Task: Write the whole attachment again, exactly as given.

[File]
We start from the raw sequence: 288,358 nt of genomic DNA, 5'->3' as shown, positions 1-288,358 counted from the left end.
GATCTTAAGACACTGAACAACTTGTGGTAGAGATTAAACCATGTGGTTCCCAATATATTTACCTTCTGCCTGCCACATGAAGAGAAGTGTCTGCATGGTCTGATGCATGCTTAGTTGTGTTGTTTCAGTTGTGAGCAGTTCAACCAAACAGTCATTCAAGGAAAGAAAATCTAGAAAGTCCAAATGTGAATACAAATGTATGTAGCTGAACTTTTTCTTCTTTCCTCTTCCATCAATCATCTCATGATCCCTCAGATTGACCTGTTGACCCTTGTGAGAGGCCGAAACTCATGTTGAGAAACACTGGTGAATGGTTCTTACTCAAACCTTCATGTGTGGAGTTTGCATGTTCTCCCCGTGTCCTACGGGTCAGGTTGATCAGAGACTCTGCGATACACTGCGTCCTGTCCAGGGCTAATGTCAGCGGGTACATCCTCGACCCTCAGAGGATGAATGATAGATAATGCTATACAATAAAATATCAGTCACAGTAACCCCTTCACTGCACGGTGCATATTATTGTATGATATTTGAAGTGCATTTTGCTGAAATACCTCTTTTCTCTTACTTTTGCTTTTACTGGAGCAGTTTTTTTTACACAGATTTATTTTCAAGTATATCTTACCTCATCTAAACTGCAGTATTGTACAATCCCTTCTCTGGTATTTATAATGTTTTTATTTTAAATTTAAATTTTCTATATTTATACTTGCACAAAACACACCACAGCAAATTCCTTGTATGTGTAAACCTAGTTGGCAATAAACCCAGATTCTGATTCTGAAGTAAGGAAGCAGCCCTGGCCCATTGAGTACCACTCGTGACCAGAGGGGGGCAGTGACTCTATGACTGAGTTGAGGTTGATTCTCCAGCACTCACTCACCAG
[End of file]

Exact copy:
We start from the raw sequence: 288,358 nt of genomic DNA, 5'->3' as shown, positions 1-288,358 counted from the left end.
GATCTTAAGACACTGAACAACTTGTGGTAGAGATTAAACCATGTGGTTCCCAATATATTTACCTTCTGCCTGCCACATGAAGAGAAGTGTCTGCATGGTCTGATGCATGCTTAGTTGTGTTGTTTCAGTTGTGAGCAGTTCAACCAAACAGTCATTCAAGGAAAGAAAATCTAGAAAGTCCAAATGTGAATACAAATGTATGTAGCTGAACTTTTTCTTCTTTCCTCTTCCATCAATCATCTCATGATCCCTCAGATTGACCTGTTGACCCTTGTGAGAGGCCGAAACTCATGTTGAGAAACACTGGTGAATGGTTCTTACTCAAACCTTCATGTGTGGAGTTTGCATGTTCTCCCCGTGTCCTACGGGTCAGGTTGATCAGAGACTCTGCGATACACTGCGTCCTGTCCAGGGCTAATGTCAGCGGGTACATCCTCGACCCTCAGAGGATGAATGATAGATAATGCTATACAATAAAATATCAGTCACAGTAACCCCTTCACTGCACGGTGCATATTATTGTATGATATTTGAAGTGCATTTTGCTGAAATACCTCTTTTCTCTTACTTTTGCTTTTACTGGAGCAGTTTTTTTTACACAGATTTATTTTCAAGTATATCTTACCTCATCTAAACTGCAGTATTGTACAATCCCTTCTCTGGTATTTATAATGTTTTTATTTTAAATTTAAATTTTCTATATTTATACTTGCACAAAACACACCACAGCAAATTCCTTGTATGTGTAAACCTAGTTGGCAATAAACCCAGATTCTGATTCTGAAGTAAGGAAGCAGCCCTGGCCCATTGAGTACCACTCGTGACCAGAGGGGGGCAGTGACTCTATGACTGAGTTGAGGTTGATTCTCCAGCACTCACTCACCAG